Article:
Dough for the beetroot crispbread, studded with pumpkin seeds.  Made with spelt flour and rolled oats, the crunchy, wafer-thin home-made crispbreads were addictive - this beetroot version baked to a delicate rose colour in the oven.

This light sweet cure with fresh dill is similar to gravadlax. The ramson pesto packs a lovely earthy green punch, made with wild garlic leaves, hazelnuts, rapeseed oil and hard cheese (I think we used Cheddar on the day). 

Salmon fillets, hot-smoked the way we do it at the Secret Garden Club! These were wonderfully tender and silky in texture.

Malt pizzas with home-cured bacon and herbs. These were a revelation - nothing scary about the individual ingredients but combined in an unfamiliar way. The dough for the base has malt extract added to it - "Oh, I think it needs more malt," Mia would say every time she passed our station until she was finally happy with it. These baked beautifully crisp, and were topped with cheese (Cornish Yarg on the day), smoked pork belly, sliced potatoes, rosemary, herbs and a creamy dressing. The result was recognisably pizza, but a wonderful melee of soft, smoky, malty, green and crunchy. I'll be making this back at home. 

Kneading the pizza dough. This one definitely needs more malt.

Malt pizza toppings before baking.

Nordic mixed herbs: dill, celandine, woodruff, ground elder, lovage. Not your average bouquet garni ...

Pork belly piece, smoking in the double pan. A layer of smouldering wood chips sit in a foil pocket in the bottom pan under the steamer. 

Saturday 10 March 2012

Growing ginger - we have shoots!

It took almost exactly one month, and it might have been quicker had I put the ginger pots in the heated propagator, but I now have one ginger shoot clearly emerging from the soil and two more coming up in the other pots.

Once the shoots appear, the plastic bag keeping the pot warm and humid should be removed.  I've split the pots up: one is now under the north-facing skylight where it will be consistently warm but won't get any direct sun; another is on the kitchen windowsill, which will be sunnier. It will be interesting to see which does better.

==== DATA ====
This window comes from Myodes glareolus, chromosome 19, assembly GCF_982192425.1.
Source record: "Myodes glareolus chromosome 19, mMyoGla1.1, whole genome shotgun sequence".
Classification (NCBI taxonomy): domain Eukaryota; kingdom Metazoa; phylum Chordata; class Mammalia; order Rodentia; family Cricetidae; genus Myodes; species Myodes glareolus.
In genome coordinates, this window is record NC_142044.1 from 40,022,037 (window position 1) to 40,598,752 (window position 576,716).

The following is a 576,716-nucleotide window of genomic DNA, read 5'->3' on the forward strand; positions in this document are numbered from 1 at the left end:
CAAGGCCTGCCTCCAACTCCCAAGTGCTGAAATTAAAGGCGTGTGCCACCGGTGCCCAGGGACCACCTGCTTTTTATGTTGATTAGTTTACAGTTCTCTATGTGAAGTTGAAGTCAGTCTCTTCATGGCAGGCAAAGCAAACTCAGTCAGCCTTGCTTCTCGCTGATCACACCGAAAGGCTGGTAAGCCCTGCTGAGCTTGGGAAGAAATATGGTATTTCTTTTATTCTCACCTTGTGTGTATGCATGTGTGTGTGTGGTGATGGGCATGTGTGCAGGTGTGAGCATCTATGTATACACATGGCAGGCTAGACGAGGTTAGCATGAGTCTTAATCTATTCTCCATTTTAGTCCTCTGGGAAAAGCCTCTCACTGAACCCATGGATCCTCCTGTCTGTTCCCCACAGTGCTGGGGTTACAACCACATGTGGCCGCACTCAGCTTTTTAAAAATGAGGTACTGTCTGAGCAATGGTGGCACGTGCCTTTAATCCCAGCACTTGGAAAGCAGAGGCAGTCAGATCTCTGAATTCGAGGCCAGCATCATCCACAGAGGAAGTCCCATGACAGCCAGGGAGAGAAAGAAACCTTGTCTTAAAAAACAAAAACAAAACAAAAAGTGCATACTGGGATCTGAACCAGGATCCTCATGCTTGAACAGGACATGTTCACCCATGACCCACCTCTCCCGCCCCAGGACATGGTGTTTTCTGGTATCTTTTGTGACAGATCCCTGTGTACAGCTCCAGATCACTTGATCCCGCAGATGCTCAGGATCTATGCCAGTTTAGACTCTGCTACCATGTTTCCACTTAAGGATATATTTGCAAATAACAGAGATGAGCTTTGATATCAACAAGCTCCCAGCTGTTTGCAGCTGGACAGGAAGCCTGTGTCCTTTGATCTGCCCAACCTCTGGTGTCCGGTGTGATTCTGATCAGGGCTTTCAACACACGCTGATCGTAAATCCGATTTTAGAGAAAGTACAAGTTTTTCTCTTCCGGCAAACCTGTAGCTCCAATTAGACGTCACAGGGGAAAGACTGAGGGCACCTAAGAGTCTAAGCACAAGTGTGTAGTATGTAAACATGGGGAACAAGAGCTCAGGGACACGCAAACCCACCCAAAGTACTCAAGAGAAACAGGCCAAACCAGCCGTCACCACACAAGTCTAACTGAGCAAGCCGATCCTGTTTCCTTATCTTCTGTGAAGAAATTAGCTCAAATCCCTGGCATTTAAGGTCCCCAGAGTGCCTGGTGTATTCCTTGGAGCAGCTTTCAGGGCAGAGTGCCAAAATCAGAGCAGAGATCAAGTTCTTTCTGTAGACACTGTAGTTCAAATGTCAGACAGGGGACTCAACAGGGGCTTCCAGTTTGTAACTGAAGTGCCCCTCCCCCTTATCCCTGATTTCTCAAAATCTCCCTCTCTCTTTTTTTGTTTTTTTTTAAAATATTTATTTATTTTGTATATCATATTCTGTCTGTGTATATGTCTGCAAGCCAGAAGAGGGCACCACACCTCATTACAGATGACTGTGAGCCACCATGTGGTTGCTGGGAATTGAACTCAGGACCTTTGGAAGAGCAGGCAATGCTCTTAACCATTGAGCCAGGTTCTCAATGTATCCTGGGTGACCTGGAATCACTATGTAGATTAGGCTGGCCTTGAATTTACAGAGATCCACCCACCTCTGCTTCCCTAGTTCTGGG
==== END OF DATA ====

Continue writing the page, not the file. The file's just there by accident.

Saturday 3 March 2012

Salad days

 At this time of year I start to think longingly of the new season’s vegetables. We’re eating up the last of the winter roots and greens somewhat wearily now. The leeks are all finished as are the parsnips and cabbages – still a few maincrop potatoes in store and a never-ending supply of cavolo nero.

This ‘hungry gap’ between the old year’s produce and the new makes me very thankful for the mixed salad leaves which are giving us some variety on our plates. From oriental leaves like mizuna and mustard to lettuce seedlings picked as single leaves, a pot of mixed leaves on the windowsill will keep us going until the soil warms up and we can grow lettuces outside.

Usually I throw together some leftover salad seeds from last year to make my own leaf mix, but back in January I was distracted by a 2 for 1 offer in a local garden centre and came home with a Speedy Mix and a Winter Blend from Thompson & Morgan to add to a packet of Marshall’s Salad Finest Mix lurking at the back of the seed box.

Each type was sown in a 6-inch pot on January 8th this year, using a mix of multipurpose and seed and cutting compost. The seeds were sprinkled over the top of the compost and covered very very lightly with more seed and cutting compost. The pots were all placed in an unheated propagator and set under a north-facing skylight window to germinate.

Each of the pots had seeds germinating after 5-7 days. They were then taken out of the propagator and placed on a sunny south-facing windowsill, watered regularly and turned each day so that all the seedlings didn’t lean too much into the light.

Six weeks later, and they are at that lovely tasty stage just past microleaf. Big enough to handle, but still beautifully tender and fresh-tasting. We’ve had a light salad of raw peas, feta cheese and the leaves and green salads dressed very simply with a smidgeon of balsamic vinegar. The leaves are still too delicate, I think, to be soaked in oil.

Winter Blend (left) contains Kale Scarlet and Blue Curled, Mustard Red Frills, Rocket Dentellata, and Mizuna.

Speedy Mix (right) contains Salad Rocket Victoria, Greek Cress, Mizuna, Mustard Green & Red Frills, and Pak Choi Canton White and so is a bit of a cross-cultural mix with mainly oriental style leaves.

According to the packet Marshalls’ Finest Mix (centre) contains rocket, spinach, lamb's lettuce, red and green lettuce and leaf beet, but even on the closest inspection I can only find one or two spinach seedlings – everything else in my pot is leaf beet.

Speedy Mix is heavy on the feathery leaves and the Winter Blend is more substantial, especially when some of the leaf beet from the Marshall Finest Mix is added. These cut and come again salad pots can be sown throughout the year although I do find that in high summer they are prone to bolting.

Enjoyable though these salads are, I’ll probably never look quite so ecstatic while eating them as these women.